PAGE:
‘American Ghosts and Old World Wonders’ by Angela Carter

By oldenglishrose - Last updated: Thursday, May 5, 2011 - Save & Share - Leave a Comment

Sometimes reading books can be a bit like following the clues to a treasure hunt, one book leading you on to find the next, and that’s exactly what happened to me with this book.  Reading Bill Willingham’s Fables: Legends in Exile made me think about other fairy tale adaptations that I’ve enjoyed, which instantly put me in mind of one of my favourite writers of reinterpreted fairy tales, Angela Carter.  I first encountered Angela Carter’s writing in my first year of university.  I shuffled into the introductory lecture on postmodernism, not exactly eagerly anticipating it after the preparatory reading we had been set, and the handout that came round included a photocopy of Carter’s short story ‘John Ford’s Tis Pity She’s a Whore’.  Prior to university I had read voraciously but traditionally, and this story was like nothing I’d ever read before.  It was clever and witty and unexpected and I fell in love with it.  I bought American Ghosts and Old World Wonders because it contains this particular story but, like a great many of my books, I never got round to reading it all the way through.  Now, with the urge to read Carter having been firmly implanted in my mind, it seemed like the perfect time to dust off this book and read it.

American Ghosts and Old World Wonders was published after Angela Carter’s death from lung cancer in 1992 according to directions that she left.  The book is a collection of nine stories, four set in the new world of America and five in the old world of Europe.  Part one contains ‘Lizzie’s Tiger’, ‘John Ford’s ‘Tis Pity She’s a Whore’, ‘Gun for the Devil’ and ‘The Merchant of Shadows’ and part two comprises ‘The Ghost Ships’, ‘In Pantoland’, ‘Ashputtle, or The Mother’s Ghost’, ‘Alice in Prague, or The Curious Room’ and ‘Impressions: The Wrightsman Magdalene’.  The new world stories have a more defined story to them, while the old world stories are more abstract and bizarre, although nowhere near as odd as I found Fireworks when I read it last year.  The balance between the two halves of the book and the two different styles works well and it forms a good, coherent collection (unsurprising given how specifically Carter planned the contents of the book).

Two stories stick out in my mind from this short story collection and they are, interestingly, the first two in the book.  ‘Lizzie’s Tiger’ is about a young Lizzie Borden, who became famous for allegedly killing her father and stepmother, escaping for one evening from her poverty-stricken home to go to visit a nearby fairground.  Lizzie is depicted as a serious little girl and Carter uses a wonderful phrase to describe her, saying that she has ‘a whim of iron’.  It’s just perfect because it encapsulates the arbitrary nature and forcefulness of childhood desires, and I’m sure anyone who has ever met a child will be able to picture exactly what Carter means.  It is impossible to read the story without it being shadowed by the knowledge that this isn’t an ordinary little girl but one who later possibly commits a double murder with a hatchet, and Carter plays on that to change a story of a girl visiting a fairground and seeing a caged tiger into something altogether more sinister and unsettling.  Although the story follows Lizzie she never speaks, but only observes in a way that becomes increasingly eerie as the tale progresses, so by the time she encounters the tiger there are obvious parallels between the two of them: both caged, whether literally or figuratively, both potentially lethal and both biding their time for now.  I think Carter has written at least one other story about Lizzie Borden, so I’ll definitely be investigating that to see what she does with the interesting character that she has created.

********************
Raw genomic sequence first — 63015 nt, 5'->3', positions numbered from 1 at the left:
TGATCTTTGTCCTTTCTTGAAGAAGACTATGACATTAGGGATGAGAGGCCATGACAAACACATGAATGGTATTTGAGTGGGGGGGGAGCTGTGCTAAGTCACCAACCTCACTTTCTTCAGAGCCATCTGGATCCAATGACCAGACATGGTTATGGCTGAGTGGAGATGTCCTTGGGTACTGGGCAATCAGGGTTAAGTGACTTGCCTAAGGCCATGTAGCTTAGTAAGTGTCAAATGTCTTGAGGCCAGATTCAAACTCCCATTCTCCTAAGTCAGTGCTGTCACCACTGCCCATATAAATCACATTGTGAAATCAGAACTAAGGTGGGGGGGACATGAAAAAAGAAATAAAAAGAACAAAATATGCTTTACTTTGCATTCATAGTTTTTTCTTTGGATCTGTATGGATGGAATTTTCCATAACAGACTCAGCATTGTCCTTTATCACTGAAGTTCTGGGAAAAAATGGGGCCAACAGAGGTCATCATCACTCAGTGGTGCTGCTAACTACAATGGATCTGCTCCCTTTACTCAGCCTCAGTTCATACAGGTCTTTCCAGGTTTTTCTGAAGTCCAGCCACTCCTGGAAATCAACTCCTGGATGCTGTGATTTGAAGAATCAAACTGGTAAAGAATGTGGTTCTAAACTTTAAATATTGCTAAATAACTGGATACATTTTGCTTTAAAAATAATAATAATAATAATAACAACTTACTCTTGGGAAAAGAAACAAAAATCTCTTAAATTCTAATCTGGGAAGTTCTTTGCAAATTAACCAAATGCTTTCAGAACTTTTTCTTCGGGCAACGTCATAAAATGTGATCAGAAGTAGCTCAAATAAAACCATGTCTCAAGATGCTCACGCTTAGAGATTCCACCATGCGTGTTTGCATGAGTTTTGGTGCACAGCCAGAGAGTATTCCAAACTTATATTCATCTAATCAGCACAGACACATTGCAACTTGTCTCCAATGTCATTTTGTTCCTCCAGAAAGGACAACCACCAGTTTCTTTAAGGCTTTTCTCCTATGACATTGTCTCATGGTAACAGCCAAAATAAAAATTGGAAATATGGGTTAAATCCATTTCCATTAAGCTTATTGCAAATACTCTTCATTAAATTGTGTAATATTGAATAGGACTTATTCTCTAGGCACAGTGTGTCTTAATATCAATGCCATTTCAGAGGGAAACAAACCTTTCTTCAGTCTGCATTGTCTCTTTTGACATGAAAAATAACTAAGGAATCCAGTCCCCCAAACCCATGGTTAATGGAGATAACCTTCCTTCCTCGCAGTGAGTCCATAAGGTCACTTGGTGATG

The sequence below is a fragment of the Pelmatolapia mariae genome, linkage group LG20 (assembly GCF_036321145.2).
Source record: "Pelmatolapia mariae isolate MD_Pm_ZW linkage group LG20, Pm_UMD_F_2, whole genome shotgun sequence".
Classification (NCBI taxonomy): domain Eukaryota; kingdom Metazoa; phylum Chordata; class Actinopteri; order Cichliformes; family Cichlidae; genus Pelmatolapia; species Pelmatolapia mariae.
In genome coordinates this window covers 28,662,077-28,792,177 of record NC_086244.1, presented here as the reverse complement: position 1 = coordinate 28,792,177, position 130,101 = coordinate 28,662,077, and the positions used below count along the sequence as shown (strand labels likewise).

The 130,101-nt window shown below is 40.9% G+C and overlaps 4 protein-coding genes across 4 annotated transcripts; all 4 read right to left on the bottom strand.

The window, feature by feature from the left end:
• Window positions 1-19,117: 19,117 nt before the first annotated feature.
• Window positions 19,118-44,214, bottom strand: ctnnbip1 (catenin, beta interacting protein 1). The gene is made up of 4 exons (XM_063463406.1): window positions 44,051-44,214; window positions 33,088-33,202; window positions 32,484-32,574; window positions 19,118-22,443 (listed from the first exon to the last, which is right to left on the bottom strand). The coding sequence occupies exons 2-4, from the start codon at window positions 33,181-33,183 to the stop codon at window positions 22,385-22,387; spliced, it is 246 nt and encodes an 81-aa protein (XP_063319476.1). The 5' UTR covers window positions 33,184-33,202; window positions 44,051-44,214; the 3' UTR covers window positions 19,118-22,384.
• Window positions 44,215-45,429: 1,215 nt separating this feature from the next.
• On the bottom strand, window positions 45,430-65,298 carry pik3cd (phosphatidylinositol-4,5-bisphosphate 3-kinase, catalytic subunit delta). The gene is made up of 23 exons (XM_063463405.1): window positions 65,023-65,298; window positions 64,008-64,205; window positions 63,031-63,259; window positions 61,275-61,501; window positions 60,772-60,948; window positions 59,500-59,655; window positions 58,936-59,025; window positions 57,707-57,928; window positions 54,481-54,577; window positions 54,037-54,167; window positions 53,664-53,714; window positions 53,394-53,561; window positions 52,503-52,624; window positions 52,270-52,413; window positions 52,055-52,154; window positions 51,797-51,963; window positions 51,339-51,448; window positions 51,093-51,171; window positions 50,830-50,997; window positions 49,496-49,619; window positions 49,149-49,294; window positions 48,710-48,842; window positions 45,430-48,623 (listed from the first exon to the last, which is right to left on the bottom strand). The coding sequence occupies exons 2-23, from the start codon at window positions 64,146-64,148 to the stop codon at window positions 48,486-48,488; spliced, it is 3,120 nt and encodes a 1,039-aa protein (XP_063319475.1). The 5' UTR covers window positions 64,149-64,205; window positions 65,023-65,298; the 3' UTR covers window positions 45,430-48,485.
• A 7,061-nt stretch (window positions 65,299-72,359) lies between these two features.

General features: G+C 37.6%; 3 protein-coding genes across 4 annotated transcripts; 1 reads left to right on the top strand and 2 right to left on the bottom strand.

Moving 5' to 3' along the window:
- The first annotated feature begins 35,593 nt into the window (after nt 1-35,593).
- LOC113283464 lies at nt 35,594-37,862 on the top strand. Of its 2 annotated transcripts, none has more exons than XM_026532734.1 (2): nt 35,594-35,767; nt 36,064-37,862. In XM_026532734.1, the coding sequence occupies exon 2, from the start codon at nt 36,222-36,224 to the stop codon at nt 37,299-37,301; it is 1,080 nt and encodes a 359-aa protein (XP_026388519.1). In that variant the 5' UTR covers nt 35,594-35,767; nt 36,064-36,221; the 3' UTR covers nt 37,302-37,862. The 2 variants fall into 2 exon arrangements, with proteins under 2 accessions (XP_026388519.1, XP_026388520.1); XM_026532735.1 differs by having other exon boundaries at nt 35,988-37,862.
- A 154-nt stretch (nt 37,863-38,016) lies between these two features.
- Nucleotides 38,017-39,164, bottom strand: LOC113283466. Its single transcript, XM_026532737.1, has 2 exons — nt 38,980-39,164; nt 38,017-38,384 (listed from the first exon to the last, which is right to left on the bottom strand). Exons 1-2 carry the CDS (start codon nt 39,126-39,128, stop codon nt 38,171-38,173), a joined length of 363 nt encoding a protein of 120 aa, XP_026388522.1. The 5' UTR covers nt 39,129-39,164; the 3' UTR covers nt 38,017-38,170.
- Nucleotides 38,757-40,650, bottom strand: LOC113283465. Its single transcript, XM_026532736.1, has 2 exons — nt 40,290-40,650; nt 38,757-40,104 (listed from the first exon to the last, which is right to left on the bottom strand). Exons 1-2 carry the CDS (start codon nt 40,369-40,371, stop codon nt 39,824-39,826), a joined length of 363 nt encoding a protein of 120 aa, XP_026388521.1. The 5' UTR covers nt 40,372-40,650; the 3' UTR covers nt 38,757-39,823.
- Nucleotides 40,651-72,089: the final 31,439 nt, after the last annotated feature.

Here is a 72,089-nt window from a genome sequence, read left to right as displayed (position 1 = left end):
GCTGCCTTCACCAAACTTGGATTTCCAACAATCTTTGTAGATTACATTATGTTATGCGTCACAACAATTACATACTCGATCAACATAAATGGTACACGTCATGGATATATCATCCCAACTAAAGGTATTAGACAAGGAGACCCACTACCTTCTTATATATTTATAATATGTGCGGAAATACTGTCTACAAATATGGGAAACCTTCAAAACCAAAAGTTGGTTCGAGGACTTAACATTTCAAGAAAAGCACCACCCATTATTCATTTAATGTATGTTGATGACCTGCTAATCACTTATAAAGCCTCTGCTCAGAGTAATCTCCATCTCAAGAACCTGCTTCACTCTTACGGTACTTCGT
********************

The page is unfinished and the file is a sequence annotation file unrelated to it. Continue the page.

My other favourite was the story which caused me to buy the collection in the first place: ‘John Ford’s Tis Pity She’s a Whore’.  In this contribution, which is part story, part playscript, Carter plays on the fact that John Ford is the name of both a Jacobean dramatist and a maker of 20th century western films, combining the two forms to relocate Jacobean Ford’s Italian play ‘Tis Pity She’s a Whore’ to the prairies of North America, using setting and characters more at home in one of 20th century Ford’s westerns.  It’s such a simple idea but so clever and effective and I loved it just as much this time as I did when I first read it sat in that lecture hall.  If you read anything by Angela Carter, read this story.

American Ghosts and Old World Wonders by Angela Carter.  Published by Vintage, 1994, pp. 146.  Originally published 1993.

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